1 KINGS 9:1-10:29 | ACTS 8:14-40 | PSALM 130:1-8 | PROVERBS 17:2-3
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We continue with the account of the reign of King Solomon. After the completion of the temple and the palace, it appears that Solomon busies himself with the administration of his kingdom and the affairs of state: in building strong alliances with his neighbors and in the distribution of resources, it appears that the people are secure and happy under Solomon. So far and wide does Solomon’s fame soon spread, that the Queen of Sheba, presumed to be the reigning monarch from the land of Ethiopia journeys to the land of Judea to pay a state visit and to commune with King Solomon.
Also, the detail of the account of Solomon’s wealth is to be reckoned with. The text tells us: 23 King Solomon was greater in riches and wisdom than all the other kings of the earth. 24 The whole world sought audience with Solomon to hear the wisdom God had put in his heart. 25 Year after year, everyone who came brought a gift—articles of silver and gold, robes, weapons and spices, and horses and mules.
Turning now to our reading in the book of Acts, we find Peter and John in Samaria where there is evidently a body of believers. With the laying of hands, they pray for the Spirit of the Lord to descend upon these brand-new believers. Simon, the newly-converted, once-sorcerer apparently can’t let go of his old ways of thinking and asks Peter and John to sell him this gift of laying of hands.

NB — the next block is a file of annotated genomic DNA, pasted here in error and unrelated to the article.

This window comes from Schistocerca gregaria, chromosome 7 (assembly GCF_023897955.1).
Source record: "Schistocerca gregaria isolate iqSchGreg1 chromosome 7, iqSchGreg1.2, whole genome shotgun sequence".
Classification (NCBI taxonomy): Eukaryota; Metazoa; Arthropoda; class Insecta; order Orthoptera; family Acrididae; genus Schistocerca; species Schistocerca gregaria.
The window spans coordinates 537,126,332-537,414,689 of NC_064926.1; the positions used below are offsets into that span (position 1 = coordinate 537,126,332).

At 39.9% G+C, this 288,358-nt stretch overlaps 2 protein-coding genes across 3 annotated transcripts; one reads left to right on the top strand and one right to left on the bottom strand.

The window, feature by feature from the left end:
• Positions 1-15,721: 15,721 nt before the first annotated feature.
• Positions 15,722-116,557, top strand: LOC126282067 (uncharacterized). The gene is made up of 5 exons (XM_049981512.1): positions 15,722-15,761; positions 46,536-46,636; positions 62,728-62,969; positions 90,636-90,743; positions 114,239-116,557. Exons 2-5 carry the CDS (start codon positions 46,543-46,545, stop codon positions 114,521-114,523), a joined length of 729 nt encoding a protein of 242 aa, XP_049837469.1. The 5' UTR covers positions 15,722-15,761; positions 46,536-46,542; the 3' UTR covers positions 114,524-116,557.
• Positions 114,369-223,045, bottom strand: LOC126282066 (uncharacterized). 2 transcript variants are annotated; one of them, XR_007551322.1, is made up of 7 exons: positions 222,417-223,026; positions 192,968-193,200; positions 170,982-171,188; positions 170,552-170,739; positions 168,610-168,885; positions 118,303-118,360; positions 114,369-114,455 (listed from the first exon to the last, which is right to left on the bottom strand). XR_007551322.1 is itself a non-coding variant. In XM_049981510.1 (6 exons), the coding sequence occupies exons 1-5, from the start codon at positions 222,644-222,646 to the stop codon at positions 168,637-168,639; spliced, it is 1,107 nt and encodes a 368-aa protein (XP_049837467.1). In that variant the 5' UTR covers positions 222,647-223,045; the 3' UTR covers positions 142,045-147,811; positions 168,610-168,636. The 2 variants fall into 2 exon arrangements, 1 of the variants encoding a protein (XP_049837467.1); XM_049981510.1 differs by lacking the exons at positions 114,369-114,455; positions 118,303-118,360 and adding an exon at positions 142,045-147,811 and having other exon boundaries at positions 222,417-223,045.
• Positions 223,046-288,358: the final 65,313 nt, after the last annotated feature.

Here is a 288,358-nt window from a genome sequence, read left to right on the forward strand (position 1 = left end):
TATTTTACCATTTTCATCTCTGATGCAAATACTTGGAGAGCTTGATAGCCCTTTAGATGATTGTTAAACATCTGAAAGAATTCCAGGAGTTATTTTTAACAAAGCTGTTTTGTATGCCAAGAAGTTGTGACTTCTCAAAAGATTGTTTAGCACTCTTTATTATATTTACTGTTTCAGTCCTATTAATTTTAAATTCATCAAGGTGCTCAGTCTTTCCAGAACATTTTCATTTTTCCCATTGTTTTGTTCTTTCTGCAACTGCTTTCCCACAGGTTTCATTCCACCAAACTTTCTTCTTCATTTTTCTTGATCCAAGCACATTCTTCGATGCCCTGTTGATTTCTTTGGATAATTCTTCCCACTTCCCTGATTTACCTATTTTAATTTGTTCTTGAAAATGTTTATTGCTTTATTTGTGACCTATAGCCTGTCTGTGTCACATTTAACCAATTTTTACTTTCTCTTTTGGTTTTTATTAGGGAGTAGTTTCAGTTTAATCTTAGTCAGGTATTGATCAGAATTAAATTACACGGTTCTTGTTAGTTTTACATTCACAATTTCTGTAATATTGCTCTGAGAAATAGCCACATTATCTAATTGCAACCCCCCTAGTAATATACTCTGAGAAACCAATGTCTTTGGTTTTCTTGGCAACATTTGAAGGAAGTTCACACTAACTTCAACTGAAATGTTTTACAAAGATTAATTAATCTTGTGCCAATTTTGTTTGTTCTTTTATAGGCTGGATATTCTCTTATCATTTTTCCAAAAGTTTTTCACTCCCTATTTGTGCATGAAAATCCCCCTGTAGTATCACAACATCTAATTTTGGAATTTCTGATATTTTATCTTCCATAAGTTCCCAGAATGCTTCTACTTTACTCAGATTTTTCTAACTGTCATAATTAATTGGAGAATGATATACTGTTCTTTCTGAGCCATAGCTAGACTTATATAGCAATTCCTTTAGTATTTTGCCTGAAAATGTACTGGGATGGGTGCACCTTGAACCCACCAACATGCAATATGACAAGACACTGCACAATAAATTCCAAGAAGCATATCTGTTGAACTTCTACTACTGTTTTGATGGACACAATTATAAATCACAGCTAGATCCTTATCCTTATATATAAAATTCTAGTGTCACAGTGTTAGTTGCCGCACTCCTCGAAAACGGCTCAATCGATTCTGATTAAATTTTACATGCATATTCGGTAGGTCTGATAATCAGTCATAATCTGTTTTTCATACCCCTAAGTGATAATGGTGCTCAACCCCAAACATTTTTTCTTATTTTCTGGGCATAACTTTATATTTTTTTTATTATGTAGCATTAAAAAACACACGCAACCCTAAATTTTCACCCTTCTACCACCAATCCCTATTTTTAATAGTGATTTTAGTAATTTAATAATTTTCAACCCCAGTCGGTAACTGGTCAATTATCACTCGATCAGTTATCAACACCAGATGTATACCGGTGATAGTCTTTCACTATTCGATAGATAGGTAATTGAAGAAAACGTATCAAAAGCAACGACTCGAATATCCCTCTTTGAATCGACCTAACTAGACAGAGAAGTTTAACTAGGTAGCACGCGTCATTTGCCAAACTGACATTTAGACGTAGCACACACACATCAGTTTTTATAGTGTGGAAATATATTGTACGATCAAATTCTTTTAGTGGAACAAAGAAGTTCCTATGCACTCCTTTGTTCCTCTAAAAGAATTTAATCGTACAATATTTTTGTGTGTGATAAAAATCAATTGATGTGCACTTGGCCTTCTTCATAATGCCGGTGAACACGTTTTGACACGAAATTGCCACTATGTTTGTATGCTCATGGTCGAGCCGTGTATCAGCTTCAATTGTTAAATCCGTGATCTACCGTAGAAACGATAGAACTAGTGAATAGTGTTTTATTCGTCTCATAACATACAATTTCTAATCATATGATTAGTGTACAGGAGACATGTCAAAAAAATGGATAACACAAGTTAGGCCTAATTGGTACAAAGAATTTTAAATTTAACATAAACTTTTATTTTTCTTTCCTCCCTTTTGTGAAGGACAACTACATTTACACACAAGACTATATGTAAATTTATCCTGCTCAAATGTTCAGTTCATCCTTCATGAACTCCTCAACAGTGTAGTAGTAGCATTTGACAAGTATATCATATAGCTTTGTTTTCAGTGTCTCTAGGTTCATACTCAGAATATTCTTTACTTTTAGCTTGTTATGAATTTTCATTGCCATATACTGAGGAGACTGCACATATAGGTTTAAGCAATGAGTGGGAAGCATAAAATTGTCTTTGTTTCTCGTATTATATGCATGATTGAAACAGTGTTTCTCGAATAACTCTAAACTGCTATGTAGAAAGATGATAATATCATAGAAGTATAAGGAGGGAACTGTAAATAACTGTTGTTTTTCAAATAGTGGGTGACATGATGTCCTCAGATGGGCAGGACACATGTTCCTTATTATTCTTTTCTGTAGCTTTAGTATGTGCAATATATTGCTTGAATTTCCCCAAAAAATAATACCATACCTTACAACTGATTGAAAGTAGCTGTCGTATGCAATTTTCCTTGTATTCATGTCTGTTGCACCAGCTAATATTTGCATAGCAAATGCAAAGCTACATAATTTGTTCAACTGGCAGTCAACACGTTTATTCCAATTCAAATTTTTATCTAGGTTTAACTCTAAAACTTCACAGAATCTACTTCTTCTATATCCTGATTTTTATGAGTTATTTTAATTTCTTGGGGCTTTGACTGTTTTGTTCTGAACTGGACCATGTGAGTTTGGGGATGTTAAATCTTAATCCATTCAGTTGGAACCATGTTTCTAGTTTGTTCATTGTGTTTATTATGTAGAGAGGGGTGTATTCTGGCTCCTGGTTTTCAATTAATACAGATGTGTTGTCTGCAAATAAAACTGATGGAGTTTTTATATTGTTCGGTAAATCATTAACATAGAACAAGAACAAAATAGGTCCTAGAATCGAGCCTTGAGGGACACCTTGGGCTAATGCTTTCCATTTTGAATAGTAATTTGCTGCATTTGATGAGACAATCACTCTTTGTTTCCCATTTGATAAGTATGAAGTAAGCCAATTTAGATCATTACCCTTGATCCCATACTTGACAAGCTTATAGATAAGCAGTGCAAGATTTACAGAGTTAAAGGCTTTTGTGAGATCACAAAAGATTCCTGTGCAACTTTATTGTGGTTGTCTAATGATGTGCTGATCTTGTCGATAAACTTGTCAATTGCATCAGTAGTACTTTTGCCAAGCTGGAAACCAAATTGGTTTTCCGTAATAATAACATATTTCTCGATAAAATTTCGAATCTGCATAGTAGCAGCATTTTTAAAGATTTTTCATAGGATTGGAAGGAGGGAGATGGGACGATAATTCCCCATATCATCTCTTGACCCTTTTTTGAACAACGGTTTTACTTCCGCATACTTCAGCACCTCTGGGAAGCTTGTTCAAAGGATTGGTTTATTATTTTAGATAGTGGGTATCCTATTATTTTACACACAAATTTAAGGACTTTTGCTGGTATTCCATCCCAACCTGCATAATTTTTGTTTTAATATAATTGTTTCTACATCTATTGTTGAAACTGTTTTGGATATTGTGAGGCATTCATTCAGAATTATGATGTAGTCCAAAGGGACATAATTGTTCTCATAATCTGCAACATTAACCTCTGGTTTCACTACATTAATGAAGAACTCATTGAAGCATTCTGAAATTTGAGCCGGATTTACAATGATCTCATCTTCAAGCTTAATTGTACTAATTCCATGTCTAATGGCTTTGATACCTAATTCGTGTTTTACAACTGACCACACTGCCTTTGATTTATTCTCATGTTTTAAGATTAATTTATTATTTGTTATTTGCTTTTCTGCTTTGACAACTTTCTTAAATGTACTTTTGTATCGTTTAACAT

Peter’s response is a very clear one: “May your money perish with you, because you thought you could buy the gift of God with money! 21 You have no part or share in this ministry, because your heart is not right before God. 22 Repent of this wickedness and pray to the Lord in the hope that he may forgive you for having such a thought in your heart. 23 For I see that you are full of bitterness and captive to sin.”
It is a good thing that Simon instantly repents of his misguided thinking.
Next there is quite a fascinating account of the ministry of Philip with a traveling Ethiopian identified as a eunuch. This man is reading aloud the scriptures from the book of Isaiah when Philip encounters him and asks if understands what he is reading. No, says the man, can you please explain?
That is the kind of humility that is needed in order for understanding to occur! Philip explains to him the “good news of Jesus” and the man is so convicted that he insists on being baptized at once—baptism being the symbolic gesture of public acknowledgment of accepting Jesus as the Messiah, aka, the Son of God.
Do you see what is happening here? This was a gospel that was for one and all: for Jew and Gentile alike, as also for male, female, and even eunuch. Let it not be said that the sacrifice that was made by Jesus on the cross was only for a select group of people!
Turning now to our psalm of the day, we find one in which the psalmist is plaintively stating his view on the weight of sin and its just rewards. He says:
3 If you, LORD, kept a record of sins,
Lord, who could stand?
4 But with you there is forgiveness,
so that we can, with reverence, serve you.
It is indeed comforting that this is a God who does not keep a record of sins; rather, this is a God that offers forgiveness. For if we were to get what we truly deserve, i.e., if we were to receive justice, “who could stand”?! The answer is: no one!
Finally, a beautiful verse from the book of Proverbs wherein Solomon rightfully states that the true test of a man lies in the state of his heart. He says that just as gold is tested in a furnace and silver in a crucible, so also, a person’s heart is the object that God looks at to assess him. Not the person’s education, intelligence, wealth, or reputation—but his heart. Take note:
3 The crucible for silver and the furnace for gold,
but the LORD tests the heart.
May God bless the reading and reflection of His Word.